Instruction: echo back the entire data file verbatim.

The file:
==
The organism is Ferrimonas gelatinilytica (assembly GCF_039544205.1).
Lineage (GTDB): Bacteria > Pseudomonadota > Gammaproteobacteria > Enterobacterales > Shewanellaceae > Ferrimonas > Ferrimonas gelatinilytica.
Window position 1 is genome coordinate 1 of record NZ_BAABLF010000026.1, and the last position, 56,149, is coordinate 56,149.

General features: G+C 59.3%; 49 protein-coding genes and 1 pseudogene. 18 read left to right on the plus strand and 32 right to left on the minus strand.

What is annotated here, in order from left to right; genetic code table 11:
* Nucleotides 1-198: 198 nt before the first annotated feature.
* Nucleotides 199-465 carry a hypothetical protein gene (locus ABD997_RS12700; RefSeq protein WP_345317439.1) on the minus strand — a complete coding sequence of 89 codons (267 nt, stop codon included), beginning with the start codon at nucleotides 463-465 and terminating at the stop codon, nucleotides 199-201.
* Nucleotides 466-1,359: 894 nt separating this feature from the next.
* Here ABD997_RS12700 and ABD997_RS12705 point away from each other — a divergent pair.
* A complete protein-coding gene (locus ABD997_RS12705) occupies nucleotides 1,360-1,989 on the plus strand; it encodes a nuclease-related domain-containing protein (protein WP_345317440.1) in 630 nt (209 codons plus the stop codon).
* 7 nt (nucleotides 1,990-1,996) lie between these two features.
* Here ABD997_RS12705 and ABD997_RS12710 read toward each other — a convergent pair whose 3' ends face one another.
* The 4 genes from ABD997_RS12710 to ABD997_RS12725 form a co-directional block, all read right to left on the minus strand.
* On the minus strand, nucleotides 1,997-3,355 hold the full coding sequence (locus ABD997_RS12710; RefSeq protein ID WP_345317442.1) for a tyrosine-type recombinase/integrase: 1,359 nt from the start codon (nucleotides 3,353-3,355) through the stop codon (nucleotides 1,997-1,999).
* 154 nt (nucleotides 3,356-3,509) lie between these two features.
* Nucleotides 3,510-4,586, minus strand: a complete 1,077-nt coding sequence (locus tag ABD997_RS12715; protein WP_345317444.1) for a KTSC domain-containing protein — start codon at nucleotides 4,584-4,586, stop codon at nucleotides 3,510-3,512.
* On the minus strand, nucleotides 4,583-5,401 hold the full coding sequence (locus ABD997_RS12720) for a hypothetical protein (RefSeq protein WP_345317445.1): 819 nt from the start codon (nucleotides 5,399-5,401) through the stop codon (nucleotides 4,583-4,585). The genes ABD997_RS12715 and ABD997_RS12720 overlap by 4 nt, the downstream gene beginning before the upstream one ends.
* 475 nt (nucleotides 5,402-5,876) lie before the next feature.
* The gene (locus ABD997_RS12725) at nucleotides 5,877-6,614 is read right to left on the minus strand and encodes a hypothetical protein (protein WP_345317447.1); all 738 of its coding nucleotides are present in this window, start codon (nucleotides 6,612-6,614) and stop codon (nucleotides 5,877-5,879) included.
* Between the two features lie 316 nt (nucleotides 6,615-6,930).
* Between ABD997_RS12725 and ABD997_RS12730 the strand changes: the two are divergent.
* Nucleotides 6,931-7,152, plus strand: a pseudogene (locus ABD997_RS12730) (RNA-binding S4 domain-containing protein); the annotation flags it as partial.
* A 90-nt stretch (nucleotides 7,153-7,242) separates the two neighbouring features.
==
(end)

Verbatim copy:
The organism is Ferrimonas gelatinilytica (assembly GCF_039544205.1).
Lineage (GTDB): Bacteria > Pseudomonadota > Gammaproteobacteria > Enterobacterales > Shewanellaceae > Ferrimonas > Ferrimonas gelatinilytica.
Window position 1 is genome coordinate 1 of record NZ_BAABLF010000026.1, and the last position, 56,149, is coordinate 56,149.

General features: G+C 59.3%; 49 protein-coding genes and 1 pseudogene. 18 read left to right on the plus strand and 32 right to left on the minus strand.

What is annotated here, in order from left to right; genetic code table 11:
* Nucleotides 1-198: 198 nt before the first annotated feature.
* Nucleotides 199-465 carry a hypothetical protein gene (locus ABD997_RS12700; RefSeq protein WP_345317439.1) on the minus strand — a complete coding sequence of 89 codons (267 nt, stop codon included), beginning with the start codon at nucleotides 463-465 and terminating at the stop codon, nucleotides 199-201.
* Nucleotides 466-1,359: 894 nt separating this feature from the next.
* Here ABD997_RS12700 and ABD997_RS12705 point away from each other — a divergent pair.
* A complete protein-coding gene (locus ABD997_RS12705) occupies nucleotides 1,360-1,989 on the plus strand; it encodes a nuclease-related domain-containing protein (protein WP_345317440.1) in 630 nt (209 codons plus the stop codon).
* 7 nt (nucleotides 1,990-1,996) lie between these two features.
* Here ABD997_RS12705 and ABD997_RS12710 read toward each other — a convergent pair whose 3' ends face one another.
* The 4 genes from ABD997_RS12710 to ABD997_RS12725 form a co-directional block, all read right to left on the minus strand.
* On the minus strand, nucleotides 1,997-3,355 hold the full coding sequence (locus ABD997_RS12710; RefSeq protein ID WP_345317442.1) for a tyrosine-type recombinase/integrase: 1,359 nt from the start codon (nucleotides 3,353-3,355) through the stop codon (nucleotides 1,997-1,999).
* 154 nt (nucleotides 3,356-3,509) lie between these two features.
* Nucleotides 3,510-4,586, minus strand: a complete 1,077-nt coding sequence (locus tag ABD997_RS12715; protein WP_345317444.1) for a KTSC domain-containing protein — start codon at nucleotides 4,584-4,586, stop codon at nucleotides 3,510-3,512.
* On the minus strand, nucleotides 4,583-5,401 hold the full coding sequence (locus ABD997_RS12720) for a hypothetical protein (RefSeq protein WP_345317445.1): 819 nt from the start codon (nucleotides 5,399-5,401) through the stop codon (nucleotides 4,583-4,585). The genes ABD997_RS12715 and ABD997_RS12720 overlap by 4 nt, the downstream gene beginning before the upstream one ends.
* 475 nt (nucleotides 5,402-5,876) lie before the next feature.
* The gene (locus ABD997_RS12725) at nucleotides 5,877-6,614 is read right to left on the minus strand and encodes a hypothetical protein (protein WP_345317447.1); all 738 of its coding nucleotides are present in this window, start codon (nucleotides 6,612-6,614) and stop codon (nucleotides 5,877-5,879) included.
* Between the two features lie 316 nt (nucleotides 6,615-6,930).
* Between ABD997_RS12725 and ABD997_RS12730 the strand changes: the two are divergent.
* Nucleotides 6,931-7,152, plus strand: a pseudogene (locus ABD997_RS12730) (RNA-binding S4 domain-containing protein); the annotation flags it as partial.
* A 90-nt stretch (nucleotides 7,153-7,242) separates the two neighbouring features.